The ability to multitask is usually portrayed as a badge of honor. On the job seekers website Indeed.com, there is actually a category titled Multitask Jobs.
LoveToKnow.com, provides this description of a multitasker: “People who are able to multitask have the ability to perform several tasks nearly simultaneously. If you watch someone who is a multitasker, you’ll notice that the person has a certain rhythm to her work and is capable of changing tasks without a break in that rhythm.”
Well, gosh. Who wouldn’t want to hire THAT person?
Much like an urban myth, multitasking isn’t a reality. It’s that we’ve heard it talked about in such a positive way for so long that we’ve just come to believe it’s a good thing.
Study after study now shows that we don’t really perform multiple tasks at the same time; we simply shift our focus from one activity to another, and then back and forth. One expert calls it a “green light/red light” switching activity done over and over again.
There are many problems associated with this constant shifting of focus. A primary one is that when we fail to focus on just one activity at a time, productivity suffers. When we temporarily stop doing activity A to do part of activity B, there is lost time as we make the switch. Then when we go back to A, there’s another loss of time. It may not seem like much but think about a typical workday that is spent starting/stopping between multiple projects. Listen to how we speak to ourselves when we switch: “Now, where was I?”
People believe they’re getting more done by multitasking when the science says not only is less done but it also produces lower quality work.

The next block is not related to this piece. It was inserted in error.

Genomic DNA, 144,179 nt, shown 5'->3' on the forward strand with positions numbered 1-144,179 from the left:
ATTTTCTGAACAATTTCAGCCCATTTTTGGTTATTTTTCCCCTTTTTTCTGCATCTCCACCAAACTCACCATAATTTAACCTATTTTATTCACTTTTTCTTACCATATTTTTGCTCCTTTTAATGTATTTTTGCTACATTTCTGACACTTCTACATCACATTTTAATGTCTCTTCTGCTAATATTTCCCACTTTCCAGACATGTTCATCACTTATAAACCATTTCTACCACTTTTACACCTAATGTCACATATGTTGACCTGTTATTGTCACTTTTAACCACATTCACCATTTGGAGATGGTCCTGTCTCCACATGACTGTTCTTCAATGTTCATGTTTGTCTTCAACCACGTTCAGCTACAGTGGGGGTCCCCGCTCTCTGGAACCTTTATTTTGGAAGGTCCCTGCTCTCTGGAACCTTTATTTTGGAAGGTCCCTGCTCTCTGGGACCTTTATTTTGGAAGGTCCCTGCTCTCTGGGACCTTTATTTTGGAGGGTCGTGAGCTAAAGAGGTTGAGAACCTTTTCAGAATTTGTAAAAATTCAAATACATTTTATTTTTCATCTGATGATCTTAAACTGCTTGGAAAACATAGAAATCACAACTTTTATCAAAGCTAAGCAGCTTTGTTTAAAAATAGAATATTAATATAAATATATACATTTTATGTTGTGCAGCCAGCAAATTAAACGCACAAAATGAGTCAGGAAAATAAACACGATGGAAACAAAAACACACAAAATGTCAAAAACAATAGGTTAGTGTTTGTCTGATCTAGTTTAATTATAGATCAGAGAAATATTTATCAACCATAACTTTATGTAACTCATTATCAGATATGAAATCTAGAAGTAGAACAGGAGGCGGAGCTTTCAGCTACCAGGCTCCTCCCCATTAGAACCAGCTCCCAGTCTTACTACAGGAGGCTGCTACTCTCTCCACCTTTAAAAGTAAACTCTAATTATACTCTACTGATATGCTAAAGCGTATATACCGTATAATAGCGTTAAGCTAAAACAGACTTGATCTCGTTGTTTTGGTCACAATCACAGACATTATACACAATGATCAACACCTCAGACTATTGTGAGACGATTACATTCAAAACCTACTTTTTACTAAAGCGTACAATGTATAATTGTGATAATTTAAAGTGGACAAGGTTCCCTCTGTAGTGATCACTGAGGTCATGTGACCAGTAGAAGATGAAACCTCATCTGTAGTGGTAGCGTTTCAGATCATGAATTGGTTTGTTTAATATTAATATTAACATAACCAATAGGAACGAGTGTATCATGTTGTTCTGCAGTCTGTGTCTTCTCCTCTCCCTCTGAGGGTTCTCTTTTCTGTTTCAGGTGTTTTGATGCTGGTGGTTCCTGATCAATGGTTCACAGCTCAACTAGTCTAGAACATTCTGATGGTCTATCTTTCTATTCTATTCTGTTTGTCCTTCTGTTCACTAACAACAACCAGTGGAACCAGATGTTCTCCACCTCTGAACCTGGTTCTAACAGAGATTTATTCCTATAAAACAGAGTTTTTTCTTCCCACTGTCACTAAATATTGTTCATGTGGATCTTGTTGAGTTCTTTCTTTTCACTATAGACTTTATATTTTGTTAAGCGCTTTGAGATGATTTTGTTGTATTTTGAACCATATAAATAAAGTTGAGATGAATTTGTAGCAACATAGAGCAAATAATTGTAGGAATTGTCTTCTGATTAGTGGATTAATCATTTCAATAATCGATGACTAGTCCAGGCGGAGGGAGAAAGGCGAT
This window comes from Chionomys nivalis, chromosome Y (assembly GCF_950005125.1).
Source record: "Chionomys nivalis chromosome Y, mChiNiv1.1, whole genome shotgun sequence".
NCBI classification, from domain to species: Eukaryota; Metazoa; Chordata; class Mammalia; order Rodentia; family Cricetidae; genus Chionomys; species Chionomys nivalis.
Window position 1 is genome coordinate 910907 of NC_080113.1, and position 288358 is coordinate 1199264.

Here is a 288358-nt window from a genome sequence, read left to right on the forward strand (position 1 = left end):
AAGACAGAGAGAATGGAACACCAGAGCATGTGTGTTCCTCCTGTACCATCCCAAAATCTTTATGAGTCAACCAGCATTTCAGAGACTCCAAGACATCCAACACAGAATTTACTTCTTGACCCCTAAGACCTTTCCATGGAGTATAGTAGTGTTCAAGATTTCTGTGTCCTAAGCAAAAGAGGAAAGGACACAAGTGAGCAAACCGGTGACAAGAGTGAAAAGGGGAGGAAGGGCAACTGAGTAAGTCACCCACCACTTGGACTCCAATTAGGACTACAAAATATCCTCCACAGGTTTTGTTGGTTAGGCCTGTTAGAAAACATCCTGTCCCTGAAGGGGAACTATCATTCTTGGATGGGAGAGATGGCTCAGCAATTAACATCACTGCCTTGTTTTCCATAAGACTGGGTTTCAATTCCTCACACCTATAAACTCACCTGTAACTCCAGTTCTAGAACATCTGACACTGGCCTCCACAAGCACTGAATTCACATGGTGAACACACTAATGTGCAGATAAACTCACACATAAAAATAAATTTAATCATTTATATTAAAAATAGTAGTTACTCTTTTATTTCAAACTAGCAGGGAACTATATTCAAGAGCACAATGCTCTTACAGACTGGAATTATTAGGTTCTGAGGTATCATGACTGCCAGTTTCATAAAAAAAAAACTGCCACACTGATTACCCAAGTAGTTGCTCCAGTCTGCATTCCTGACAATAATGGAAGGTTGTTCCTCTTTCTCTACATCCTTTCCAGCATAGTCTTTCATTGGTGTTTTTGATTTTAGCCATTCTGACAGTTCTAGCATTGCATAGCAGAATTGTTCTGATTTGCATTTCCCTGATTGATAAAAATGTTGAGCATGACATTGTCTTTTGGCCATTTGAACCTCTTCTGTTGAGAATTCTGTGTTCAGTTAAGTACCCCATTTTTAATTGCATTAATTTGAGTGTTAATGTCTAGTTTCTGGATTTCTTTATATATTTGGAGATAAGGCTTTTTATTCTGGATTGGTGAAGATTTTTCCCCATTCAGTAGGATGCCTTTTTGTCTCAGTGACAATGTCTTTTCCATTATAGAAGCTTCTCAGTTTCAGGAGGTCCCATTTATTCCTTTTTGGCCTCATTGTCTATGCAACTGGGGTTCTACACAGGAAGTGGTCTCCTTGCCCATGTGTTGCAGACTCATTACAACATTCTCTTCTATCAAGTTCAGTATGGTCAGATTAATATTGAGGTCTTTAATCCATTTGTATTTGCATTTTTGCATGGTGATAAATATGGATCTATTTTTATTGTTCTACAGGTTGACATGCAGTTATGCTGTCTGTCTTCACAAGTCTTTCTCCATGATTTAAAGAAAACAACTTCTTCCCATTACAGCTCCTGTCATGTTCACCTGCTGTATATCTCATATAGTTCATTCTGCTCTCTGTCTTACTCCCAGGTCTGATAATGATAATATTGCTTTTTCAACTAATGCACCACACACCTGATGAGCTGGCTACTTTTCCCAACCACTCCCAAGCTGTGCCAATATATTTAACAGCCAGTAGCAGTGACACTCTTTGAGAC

In his book Learn Better, Ulrich Boser advises that multitasking while trying to learn something hinders your ability to absorb the new information because it “drags on short-term memory” and keeps us from gaining an understanding. So it’s a bad idea for kids to listen to music (or text or check social media) while doing homework or studying for a test. Boser also cites a study where adults who took online classes WITHOUT any background music absorbed 150% more of the information than those who had background music playing.
This ties in with my own public speaking recommendation regarding PowerPoint or other visual aid. When (as the presenter) you show a slide to the audience and you’re still talking, the audience is hovering in that no-man’s land between listening to you and taking in what’s on the slide. Asking our audience to multitask means either they don’t hear us or they can’t absorb the slide 100%. My best advice is to shut up and let the audience soak in the meaning of the slide. Then change the screen to black as you resume speaking.
About the only time we can do two things at the same time is when one of them is passive, one is mundane, and there is no risk involved. Here’s a good example: I listen to fiction through earbuds while I’m standing at the sink peeling potatoes. The task is mundane, the listening is passive, and I’m not going to hurt anyone with my potato peeler.
My word counter tells me that when I completed that last sentence, this post was at 586 words. Since Mr. Boser says we learn better in smaller doses, I’m going to continue this topic in part two on Tuesday.